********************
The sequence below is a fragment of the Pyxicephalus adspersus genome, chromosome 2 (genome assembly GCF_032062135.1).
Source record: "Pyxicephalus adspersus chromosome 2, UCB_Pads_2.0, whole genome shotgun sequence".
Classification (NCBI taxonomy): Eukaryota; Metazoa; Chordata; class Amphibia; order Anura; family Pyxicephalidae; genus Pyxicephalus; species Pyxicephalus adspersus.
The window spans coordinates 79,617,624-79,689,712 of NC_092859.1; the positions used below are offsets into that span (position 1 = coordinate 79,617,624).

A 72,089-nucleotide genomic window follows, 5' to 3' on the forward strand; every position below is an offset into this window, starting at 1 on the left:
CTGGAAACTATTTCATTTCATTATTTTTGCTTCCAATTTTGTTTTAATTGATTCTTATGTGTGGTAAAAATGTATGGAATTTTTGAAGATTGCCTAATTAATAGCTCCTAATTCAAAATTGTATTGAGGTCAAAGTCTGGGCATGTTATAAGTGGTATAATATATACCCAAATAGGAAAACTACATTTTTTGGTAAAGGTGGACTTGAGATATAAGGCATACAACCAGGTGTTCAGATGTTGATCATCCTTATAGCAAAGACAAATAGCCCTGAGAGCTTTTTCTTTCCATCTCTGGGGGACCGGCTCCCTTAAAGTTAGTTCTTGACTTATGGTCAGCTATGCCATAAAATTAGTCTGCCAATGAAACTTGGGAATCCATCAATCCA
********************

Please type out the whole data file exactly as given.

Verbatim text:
The sequence below is a fragment of the Pyxicephalus adspersus genome, chromosome 2 (genome assembly GCF_032062135.1).
Source record: "Pyxicephalus adspersus chromosome 2, UCB_Pads_2.0, whole genome shotgun sequence".
Classification (NCBI taxonomy): Eukaryota; Metazoa; Chordata; class Amphibia; order Anura; family Pyxicephalidae; genus Pyxicephalus; species Pyxicephalus adspersus.
The window spans coordinates 79,617,624-79,689,712 of NC_092859.1; the positions used below are offsets into that span (position 1 = coordinate 79,617,624).

A 72,089-nucleotide genomic window follows, 5' to 3' on the forward strand; every position below is an offset into this window, starting at 1 on the left:
CTGGAAACTATTTCATTTCATTATTTTTGCTTCCAATTTTGTTTTAATTGATTCTTATGTGTGGTAAAAATGTATGGAATTTTTGAAGATTGCCTAATTAATAGCTCCTAATTCAAAATTGTATTGAGGTCAAAGTCTGGGCATGTTATAAGTGGTATAATATATACCCAAATAGGAAAACTACATTTTTTGGTAAAGGTGGACTTGAGATATAAGGCATACAACCAGGTGTTCAGATGTTGATCATCCTTATAGCAAAGACAAATAGCCCTGAGAGCTTTTTCTTTCCATCTCTGGGGGACCGGCTCCCTTAAAGTTAGTTCTTGACTTATGGTCAGCTATGCCATAAAATTAGTCTGCCAATGAAACTTGGGAATCCATCAATCCA